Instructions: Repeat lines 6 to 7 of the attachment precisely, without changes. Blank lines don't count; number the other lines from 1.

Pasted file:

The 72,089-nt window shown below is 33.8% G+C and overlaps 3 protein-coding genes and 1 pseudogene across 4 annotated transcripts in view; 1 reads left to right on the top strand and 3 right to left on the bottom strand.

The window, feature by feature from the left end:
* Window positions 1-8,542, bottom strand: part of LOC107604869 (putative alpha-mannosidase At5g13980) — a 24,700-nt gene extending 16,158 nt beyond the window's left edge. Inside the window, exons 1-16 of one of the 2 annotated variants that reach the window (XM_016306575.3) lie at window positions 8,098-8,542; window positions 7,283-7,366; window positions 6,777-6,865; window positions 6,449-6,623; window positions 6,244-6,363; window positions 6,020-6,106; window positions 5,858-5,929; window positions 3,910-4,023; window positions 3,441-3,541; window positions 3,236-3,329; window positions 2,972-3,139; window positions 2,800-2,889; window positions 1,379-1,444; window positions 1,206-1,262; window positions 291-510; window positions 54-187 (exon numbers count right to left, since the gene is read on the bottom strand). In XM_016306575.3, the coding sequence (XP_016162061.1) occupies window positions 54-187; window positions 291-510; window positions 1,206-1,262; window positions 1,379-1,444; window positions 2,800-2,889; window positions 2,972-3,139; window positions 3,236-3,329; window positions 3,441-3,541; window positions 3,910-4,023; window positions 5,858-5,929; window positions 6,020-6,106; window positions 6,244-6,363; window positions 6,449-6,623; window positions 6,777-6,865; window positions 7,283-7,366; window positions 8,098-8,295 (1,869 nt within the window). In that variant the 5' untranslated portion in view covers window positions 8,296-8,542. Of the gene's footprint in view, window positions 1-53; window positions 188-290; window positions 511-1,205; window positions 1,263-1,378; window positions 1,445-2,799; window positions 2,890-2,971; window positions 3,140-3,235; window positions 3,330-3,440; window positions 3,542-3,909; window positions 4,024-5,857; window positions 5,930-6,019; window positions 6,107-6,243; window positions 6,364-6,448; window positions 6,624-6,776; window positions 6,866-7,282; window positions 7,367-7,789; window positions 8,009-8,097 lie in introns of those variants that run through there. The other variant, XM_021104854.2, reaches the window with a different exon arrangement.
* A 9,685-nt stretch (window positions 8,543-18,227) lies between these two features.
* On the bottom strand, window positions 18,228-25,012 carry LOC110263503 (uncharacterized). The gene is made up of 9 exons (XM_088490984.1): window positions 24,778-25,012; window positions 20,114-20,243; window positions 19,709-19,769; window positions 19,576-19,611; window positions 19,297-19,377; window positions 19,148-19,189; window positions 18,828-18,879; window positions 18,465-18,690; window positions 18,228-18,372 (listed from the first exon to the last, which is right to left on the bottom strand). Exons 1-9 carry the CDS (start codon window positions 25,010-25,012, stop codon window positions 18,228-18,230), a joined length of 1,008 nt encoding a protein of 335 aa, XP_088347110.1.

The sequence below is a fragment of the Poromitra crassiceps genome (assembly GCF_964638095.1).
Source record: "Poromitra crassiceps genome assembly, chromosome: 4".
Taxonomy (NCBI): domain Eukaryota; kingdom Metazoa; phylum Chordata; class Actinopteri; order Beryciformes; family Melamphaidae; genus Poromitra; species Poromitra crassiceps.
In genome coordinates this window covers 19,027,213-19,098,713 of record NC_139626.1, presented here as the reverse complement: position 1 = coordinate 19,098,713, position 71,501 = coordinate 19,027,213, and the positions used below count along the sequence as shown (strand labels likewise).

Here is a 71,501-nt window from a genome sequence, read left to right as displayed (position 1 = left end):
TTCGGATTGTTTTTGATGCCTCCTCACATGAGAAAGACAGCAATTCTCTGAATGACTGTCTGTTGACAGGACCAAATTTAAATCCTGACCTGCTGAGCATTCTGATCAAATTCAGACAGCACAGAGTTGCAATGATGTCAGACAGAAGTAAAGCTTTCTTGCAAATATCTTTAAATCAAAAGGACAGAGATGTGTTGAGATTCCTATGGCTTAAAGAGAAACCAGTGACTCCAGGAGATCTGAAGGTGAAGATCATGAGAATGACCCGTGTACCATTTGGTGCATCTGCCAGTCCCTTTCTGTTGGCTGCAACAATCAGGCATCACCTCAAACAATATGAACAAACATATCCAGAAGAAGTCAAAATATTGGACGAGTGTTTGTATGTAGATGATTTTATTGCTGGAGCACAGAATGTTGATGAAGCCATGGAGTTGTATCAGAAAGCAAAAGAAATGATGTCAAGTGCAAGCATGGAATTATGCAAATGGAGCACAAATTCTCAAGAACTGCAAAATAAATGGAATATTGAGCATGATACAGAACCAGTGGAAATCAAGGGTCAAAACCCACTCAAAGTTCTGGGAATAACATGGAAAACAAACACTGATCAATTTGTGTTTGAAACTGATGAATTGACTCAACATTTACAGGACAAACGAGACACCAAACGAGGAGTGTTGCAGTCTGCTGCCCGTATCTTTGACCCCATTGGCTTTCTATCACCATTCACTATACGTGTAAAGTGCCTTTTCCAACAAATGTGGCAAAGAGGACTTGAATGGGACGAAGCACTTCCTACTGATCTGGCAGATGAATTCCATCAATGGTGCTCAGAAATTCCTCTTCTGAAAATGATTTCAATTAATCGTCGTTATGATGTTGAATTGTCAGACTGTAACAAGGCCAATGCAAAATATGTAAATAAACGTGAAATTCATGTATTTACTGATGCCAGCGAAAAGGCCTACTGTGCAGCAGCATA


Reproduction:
The sequence below is a fragment of the Poromitra crassiceps genome (assembly GCF_964638095.1).
Source record: "Poromitra crassiceps genome assembly, chromosome: 4".